Mask skeptic lawmaker takes on side gig overseeing drug company trial

“My only hope was to volunteer my expertise to help America find our way out of this pandemic, as every American who has a skill set to offer hopefully should be willing to do,” Harris said in his statement.

Harris met NeuroRx’s CEO, Javitt, more than two decades ago when they worked together at Johns Hopkins University. Javitt was then a surgeon, while Harris specialized in obstetric anesthesiology.

The two have kept in touch over the years. Javitt, who donated $2,000 to Harris’s campaign in 2010, said he’d visited Harris at his House office in recent years to discuss NeuroRx’s other drug in development, for suicidal bipolar depression.

Javitt — who is also vice chairman of the board of directors at Relief Therapeutics, which holds the patent on aviptadil — told POLITICO that he selected Harris for the data committee because of the congressman’s experience in critical care settings. Javitt also said that the FDA signed off on the trial knowing that Harris would be involved with the committee.

The aviptadil trial started in May at four U.S. sites, and aims to enroll more than 100 participants. The FDA has granted the drug “fast track” status, which is designed to speed the availability of drugs to treat serious diseases. NeuroRx is also offering aviptadil through an FDA-approved expanded access program for hospitalized patients at the same sites in Houston, Kentucky, Florida and California that are hosting the current trial.

The data board that Harris is part of has already made at least one crucial decision — recommending in July that the trial continue after analyzing preliminary data from 30 patients, Relief Therapeutics said in press release this week.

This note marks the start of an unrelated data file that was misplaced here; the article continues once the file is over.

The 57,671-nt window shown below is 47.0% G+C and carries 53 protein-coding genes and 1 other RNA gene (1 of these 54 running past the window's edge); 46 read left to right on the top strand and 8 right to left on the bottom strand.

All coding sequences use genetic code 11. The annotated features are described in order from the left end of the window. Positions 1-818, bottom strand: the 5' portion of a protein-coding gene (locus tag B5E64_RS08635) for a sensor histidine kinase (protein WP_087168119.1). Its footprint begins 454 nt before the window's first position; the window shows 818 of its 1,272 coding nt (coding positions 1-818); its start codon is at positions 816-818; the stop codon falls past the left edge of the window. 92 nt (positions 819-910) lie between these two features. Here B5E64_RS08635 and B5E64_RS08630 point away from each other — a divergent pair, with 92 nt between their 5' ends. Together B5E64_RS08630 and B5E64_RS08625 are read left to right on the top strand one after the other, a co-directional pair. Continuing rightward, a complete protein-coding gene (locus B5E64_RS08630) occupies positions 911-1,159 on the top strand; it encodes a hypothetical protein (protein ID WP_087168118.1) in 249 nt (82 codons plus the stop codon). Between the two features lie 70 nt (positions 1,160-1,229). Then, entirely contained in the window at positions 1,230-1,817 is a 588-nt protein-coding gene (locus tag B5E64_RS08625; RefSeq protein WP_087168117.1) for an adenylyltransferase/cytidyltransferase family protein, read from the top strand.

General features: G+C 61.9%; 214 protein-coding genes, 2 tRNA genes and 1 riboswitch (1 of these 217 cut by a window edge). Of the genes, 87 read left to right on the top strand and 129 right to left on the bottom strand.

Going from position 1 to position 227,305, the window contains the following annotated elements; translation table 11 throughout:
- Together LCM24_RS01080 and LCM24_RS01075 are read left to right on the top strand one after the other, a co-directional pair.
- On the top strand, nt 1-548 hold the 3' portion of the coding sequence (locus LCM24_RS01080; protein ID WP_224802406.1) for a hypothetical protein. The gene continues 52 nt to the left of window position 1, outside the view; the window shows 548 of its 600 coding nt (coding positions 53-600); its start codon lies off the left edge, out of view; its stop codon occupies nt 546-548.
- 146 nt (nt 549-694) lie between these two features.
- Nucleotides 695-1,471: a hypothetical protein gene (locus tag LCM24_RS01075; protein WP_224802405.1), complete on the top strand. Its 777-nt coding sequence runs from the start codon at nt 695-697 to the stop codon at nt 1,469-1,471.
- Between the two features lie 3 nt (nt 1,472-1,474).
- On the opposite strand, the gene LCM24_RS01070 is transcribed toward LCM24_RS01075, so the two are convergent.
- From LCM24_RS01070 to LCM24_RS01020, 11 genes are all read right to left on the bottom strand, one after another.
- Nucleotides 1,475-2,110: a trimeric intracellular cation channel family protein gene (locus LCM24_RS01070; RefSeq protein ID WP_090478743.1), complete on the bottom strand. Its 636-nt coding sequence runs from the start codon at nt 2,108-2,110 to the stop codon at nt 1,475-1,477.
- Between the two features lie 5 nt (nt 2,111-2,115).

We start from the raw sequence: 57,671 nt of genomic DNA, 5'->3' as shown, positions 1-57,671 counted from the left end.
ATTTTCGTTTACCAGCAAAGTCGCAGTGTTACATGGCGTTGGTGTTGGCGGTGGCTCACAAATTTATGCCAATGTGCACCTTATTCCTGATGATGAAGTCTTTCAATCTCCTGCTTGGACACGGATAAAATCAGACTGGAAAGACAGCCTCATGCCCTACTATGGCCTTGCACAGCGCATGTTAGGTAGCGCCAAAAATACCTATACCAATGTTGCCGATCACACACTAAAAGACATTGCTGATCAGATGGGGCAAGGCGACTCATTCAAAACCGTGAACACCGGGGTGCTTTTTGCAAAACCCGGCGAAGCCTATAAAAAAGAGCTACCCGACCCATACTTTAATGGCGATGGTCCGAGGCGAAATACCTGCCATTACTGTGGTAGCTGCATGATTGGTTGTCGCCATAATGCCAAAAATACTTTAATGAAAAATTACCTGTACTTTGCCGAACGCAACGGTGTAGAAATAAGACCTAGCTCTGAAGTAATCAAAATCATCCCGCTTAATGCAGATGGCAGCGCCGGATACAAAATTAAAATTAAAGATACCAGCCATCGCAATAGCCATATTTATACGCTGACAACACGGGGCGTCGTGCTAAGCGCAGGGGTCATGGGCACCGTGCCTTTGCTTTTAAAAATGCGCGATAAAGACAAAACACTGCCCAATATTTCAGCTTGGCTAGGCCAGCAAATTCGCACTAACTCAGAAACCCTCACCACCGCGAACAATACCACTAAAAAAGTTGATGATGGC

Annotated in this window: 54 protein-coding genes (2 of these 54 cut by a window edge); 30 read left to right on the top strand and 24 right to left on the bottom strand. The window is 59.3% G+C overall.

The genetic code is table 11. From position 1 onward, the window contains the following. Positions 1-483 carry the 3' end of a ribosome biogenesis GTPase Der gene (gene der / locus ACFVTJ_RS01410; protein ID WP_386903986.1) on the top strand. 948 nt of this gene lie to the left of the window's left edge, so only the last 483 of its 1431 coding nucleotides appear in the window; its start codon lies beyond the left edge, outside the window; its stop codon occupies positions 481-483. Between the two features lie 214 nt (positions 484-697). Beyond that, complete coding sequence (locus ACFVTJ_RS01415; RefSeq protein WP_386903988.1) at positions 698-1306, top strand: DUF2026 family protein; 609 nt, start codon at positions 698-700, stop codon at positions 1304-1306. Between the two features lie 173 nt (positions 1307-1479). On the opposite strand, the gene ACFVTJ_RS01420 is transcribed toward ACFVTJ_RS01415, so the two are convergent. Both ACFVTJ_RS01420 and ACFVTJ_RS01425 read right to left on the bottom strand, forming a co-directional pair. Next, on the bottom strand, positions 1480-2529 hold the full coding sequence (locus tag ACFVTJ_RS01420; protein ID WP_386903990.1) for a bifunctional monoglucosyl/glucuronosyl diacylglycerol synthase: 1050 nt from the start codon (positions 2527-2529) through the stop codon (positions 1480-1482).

FDA’s guidance for data monitoring committees recommends that at least one member is a “biostatistician knowledgeable about statistical methods for clinical trials and sequential analysis of trial data.” But neither Harris nor the other two members of the NeuroRx panel fit that bill.

Alfred Sommer is the dean emeritus of the Johns Hopkins Bloomberg School of Public Health, with training in ophthalmology and epidemiology. Rita Colwell, an aquatic biologist, led the National Science Foundation under presidents Bill Clinton and George W. Bush. She now holds joint appointments at the University of Maryland and Johns Hopkins.

Colwell told POLITICO that she had served on data monitoring committees for other clinical trials. Sommer and Harris had never done so before joining the NeuroRx panel.

But all three of the NeuroRx panel members have professional or personal relationships with Javitt. Sommer, the chair of the data committee, worked with Javitt at Johns Hopkins; the pair have known each other for about 40 years. Javitt met Colwell during her tenure leading NSF, when he was a fellow at the non-profit Potomac Institute for Policy Studies providing support to the agency.

“It seems like a strange collection of people and when you think about the documents this committee would need to review — are they going to understand the adverse event reports? You want them to be informed enough to ask questions on if the adverse events are caused by the drug,” said Leigh Turner, an associate professor at the University of Minnesota Center for Bioethics.